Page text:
Air pollution in schools

March 2017

Air monitoring equipment lines the wall in a Wellington primary school classroom. Photo: Dr Bill Trompetter, GNS Science.

Researchers from the University of Otago, Massey University and GNS Science are investigating air pollution sources in school classrooms as part of the BRANZ-funded Warmer, Drier, Healthier Buildings programme. The research team has been monitoring indoor and outdoor air quality in a Wellington primary school and say the study is providing valuable information that will be used to improve future building design and ventilation.

Exposure to indoor air pollution can have significant negative short-term and long-term health effects. Children are more sensitive to the negative health effects of air pollution. They breathe more rapidly than adults and do not have fully developed respiratory systems. Around one-quarter will suffer from asthma, in addition, there is also growing evidence that air pollution is associated with slower cognitive development and behavioural problems in children. For these reasons, air pollution in classrooms is of great concern. In previous studies, pollution levels two to five times higher than outdoors have been recorded in New Zealand classrooms, much of this attributable to poor ventilation.

Measurements of indoor and outdoor air pollution at the case study school were taken inside and outside two classrooms – one directly beside the road and one further away.  Measurements included fine particulate matter, carbon monoxide, carbon dioxide, nitrogen dioxide, volatile organic compounds, temperature, and humidity. Dust samples from the floor were collected in both classrooms to investigate the connection between airborne and dustborne pollutants.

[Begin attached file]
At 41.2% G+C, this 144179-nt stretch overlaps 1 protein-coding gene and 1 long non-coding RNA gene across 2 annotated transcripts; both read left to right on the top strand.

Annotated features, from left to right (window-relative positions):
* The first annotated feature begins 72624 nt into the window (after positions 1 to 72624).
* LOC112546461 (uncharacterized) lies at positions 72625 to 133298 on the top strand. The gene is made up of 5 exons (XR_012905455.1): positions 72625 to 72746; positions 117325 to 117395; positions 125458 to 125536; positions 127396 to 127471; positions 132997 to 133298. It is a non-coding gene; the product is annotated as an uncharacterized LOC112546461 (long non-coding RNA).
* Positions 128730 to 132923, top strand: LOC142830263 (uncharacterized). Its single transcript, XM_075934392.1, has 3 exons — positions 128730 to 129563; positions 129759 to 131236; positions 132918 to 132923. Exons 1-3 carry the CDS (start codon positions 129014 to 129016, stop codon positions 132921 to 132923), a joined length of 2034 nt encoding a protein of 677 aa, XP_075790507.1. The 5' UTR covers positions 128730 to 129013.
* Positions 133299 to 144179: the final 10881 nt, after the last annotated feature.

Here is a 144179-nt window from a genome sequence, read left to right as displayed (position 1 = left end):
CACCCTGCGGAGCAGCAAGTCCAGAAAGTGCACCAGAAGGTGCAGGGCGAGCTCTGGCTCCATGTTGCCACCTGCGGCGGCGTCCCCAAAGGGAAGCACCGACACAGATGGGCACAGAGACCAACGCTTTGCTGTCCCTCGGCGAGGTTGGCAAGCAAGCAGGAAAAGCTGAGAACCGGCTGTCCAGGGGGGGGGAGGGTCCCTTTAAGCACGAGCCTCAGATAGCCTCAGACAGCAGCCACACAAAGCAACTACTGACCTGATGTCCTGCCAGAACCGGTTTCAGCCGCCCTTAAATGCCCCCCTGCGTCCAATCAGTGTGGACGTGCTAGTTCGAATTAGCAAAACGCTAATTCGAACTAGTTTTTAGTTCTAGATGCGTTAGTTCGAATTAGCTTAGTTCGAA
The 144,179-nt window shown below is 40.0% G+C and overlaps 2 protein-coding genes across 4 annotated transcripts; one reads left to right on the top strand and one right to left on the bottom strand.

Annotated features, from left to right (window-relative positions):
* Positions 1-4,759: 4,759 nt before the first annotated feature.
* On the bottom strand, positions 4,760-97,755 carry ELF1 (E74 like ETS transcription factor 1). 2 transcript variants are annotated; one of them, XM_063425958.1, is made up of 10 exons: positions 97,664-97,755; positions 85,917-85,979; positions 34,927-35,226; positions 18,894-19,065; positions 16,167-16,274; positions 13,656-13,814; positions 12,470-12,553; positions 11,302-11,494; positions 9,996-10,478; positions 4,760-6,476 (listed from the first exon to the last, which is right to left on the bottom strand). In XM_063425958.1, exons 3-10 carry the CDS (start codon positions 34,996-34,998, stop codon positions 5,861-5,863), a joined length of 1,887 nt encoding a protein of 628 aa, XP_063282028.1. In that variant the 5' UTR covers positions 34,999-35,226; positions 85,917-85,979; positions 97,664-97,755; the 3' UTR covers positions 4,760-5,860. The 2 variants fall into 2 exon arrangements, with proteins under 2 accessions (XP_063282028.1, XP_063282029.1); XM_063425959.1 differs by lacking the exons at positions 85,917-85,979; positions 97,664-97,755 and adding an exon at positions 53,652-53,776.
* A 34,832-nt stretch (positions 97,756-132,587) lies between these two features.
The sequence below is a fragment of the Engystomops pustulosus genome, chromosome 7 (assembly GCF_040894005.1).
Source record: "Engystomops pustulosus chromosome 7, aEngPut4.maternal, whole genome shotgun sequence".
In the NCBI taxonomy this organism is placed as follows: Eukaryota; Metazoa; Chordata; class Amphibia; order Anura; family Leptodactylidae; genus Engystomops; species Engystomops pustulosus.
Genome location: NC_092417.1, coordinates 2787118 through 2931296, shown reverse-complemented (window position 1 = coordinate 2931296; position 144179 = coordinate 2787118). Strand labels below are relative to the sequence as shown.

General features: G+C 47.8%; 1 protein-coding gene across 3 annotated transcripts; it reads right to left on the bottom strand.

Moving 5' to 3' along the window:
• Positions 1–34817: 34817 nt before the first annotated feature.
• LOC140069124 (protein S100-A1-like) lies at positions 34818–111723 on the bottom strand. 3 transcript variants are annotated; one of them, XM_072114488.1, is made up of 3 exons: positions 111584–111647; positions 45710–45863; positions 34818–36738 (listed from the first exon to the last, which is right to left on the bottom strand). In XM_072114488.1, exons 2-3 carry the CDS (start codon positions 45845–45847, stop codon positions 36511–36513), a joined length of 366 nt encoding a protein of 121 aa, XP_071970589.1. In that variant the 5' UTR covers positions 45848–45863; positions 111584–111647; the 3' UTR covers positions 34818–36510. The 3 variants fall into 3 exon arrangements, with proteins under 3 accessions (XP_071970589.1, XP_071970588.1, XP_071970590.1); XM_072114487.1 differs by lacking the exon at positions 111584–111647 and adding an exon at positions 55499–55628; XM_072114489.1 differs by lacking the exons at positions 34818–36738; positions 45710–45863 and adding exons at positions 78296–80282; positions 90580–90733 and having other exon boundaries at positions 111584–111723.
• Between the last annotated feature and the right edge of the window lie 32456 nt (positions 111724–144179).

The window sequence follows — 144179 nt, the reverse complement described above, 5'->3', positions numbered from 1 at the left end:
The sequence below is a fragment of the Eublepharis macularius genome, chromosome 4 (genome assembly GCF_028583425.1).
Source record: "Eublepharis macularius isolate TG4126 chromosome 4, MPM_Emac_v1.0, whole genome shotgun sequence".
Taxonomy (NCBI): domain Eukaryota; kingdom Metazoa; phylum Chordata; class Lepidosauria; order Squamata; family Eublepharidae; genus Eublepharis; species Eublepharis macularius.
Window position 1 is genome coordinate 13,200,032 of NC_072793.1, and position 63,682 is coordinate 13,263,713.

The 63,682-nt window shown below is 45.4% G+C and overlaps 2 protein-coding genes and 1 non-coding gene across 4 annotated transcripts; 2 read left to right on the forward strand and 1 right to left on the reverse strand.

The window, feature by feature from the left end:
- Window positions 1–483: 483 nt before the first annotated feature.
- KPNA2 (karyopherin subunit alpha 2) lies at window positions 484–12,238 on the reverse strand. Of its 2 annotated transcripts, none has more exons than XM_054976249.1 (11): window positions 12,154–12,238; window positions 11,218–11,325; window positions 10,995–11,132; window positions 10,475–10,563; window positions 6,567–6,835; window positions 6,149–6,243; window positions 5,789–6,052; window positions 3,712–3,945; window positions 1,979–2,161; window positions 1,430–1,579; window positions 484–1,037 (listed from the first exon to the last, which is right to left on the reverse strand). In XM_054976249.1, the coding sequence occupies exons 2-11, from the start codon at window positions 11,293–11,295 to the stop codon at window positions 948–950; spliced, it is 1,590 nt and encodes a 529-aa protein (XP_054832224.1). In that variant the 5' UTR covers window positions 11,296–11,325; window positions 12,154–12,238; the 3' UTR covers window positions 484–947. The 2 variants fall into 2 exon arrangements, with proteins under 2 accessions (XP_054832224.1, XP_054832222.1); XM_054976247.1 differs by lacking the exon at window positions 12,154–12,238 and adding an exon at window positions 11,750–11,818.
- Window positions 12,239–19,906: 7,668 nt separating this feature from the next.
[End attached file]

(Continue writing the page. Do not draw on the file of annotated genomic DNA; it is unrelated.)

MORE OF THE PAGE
The school is located at a busy intersection in Newtown, Wellington and is currently operating out of typical school prefabricated buildings that are poorly insulated, ventilated and not designed to minimise exposure to air pollution or noise. In addition to the main study, a pilot study measuring traffic related air pollution was run over six weeks in mid-2016.  Results from this pilot indicated that air pollution levels were often elevated well above World Health Organization (WHO) guidelines.

The results of the main study are still being analysed, but already the pilot study has supported the case for a mechanical ventilation system to be installed to the new school buildings which are currently being built, this will ensure the health of students and staff.

Dr Julie Bennett, a Research Fellow in the Housing and Health Programme at the University of Otago, says the study will lead to confirmation of the sources of the pollution. “It will fill knowledge gaps about how outdoor air pollution interacts with the indoor environment in poorly built buildings situated near busy roads.”

“Collecting hourly indoor and outdoor air pollution samples will allow us to explore the dynamic of indoor-outdoor air pollution in prefabricated buildings in high-risk areas. How outdoor sources infiltrate into classrooms and how to get rid of these pollutants from the children’s environment are particularly important to explore.”

The social costs associated with air pollution in New Zealand are estimated to be $4.28 billion per year or $1,061 per person.

For more information about the study, please see Build 158: School rules – flexible, healthy, safe spaces.